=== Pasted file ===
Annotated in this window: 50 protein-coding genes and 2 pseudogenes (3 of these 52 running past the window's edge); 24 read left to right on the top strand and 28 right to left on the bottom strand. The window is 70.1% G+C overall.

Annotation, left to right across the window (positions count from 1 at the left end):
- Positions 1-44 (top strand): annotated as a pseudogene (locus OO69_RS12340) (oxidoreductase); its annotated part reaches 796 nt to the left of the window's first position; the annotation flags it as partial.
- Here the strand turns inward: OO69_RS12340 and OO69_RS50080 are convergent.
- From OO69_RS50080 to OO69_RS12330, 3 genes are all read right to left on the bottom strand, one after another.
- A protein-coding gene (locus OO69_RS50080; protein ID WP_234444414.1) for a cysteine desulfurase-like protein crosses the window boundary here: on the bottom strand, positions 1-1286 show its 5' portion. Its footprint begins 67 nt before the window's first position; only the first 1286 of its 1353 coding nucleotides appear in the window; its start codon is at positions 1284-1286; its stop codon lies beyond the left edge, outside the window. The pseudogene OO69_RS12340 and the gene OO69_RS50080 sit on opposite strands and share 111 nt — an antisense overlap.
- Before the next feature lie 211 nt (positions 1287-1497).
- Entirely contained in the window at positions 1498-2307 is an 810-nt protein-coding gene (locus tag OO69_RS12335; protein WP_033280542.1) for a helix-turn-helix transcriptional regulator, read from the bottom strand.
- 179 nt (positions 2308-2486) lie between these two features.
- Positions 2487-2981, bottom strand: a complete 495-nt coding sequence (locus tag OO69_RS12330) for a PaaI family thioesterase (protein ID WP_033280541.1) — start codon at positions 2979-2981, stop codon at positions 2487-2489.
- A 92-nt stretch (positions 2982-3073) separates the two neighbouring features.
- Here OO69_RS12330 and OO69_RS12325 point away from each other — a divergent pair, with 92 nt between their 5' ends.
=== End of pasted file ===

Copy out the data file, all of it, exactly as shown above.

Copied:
Annotated in this window: 50 protein-coding genes and 2 pseudogenes (3 of these 52 running past the window's edge); 24 read left to right on the top strand and 28 right to left on the bottom strand. The window is 70.1% G+C overall.

Annotation, left to right across the window (positions count from 1 at the left end):
- Positions 1-44 (top strand): annotated as a pseudogene (locus OO69_RS12340) (oxidoreductase); its annotated part reaches 796 nt to the left of the window's first position; the annotation flags it as partial.
- Here the strand turns inward: OO69_RS12340 and OO69_RS50080 are convergent.
- From OO69_RS50080 to OO69_RS12330, 3 genes are all read right to left on the bottom strand, one after another.
- A protein-coding gene (locus OO69_RS50080; protein ID WP_234444414.1) for a cysteine desulfurase-like protein crosses the window boundary here: on the bottom strand, positions 1-1286 show its 5' portion. Its footprint begins 67 nt before the window's first position; only the first 1286 of its 1353 coding nucleotides appear in the window; its start codon is at positions 1284-1286; its stop codon lies beyond the left edge, outside the window. The pseudogene OO69_RS12340 and the gene OO69_RS50080 sit on opposite strands and share 111 nt — an antisense overlap.
- Before the next feature lie 211 nt (positions 1287-1497).
- Entirely contained in the window at positions 1498-2307 is an 810-nt protein-coding gene (locus tag OO69_RS12335; protein WP_033280542.1) for a helix-turn-helix transcriptional regulator, read from the bottom strand.
- 179 nt (positions 2308-2486) lie between these two features.
- Positions 2487-2981, bottom strand: a complete 495-nt coding sequence (locus tag OO69_RS12330) for a PaaI family thioesterase (protein ID WP_033280541.1) — start codon at positions 2979-2981, stop codon at positions 2487-2489.
- A 92-nt stretch (positions 2982-3073) separates the two neighbouring features.
- Here OO69_RS12330 and OO69_RS12325 point away from each other — a divergent pair, with 92 nt between their 5' ends.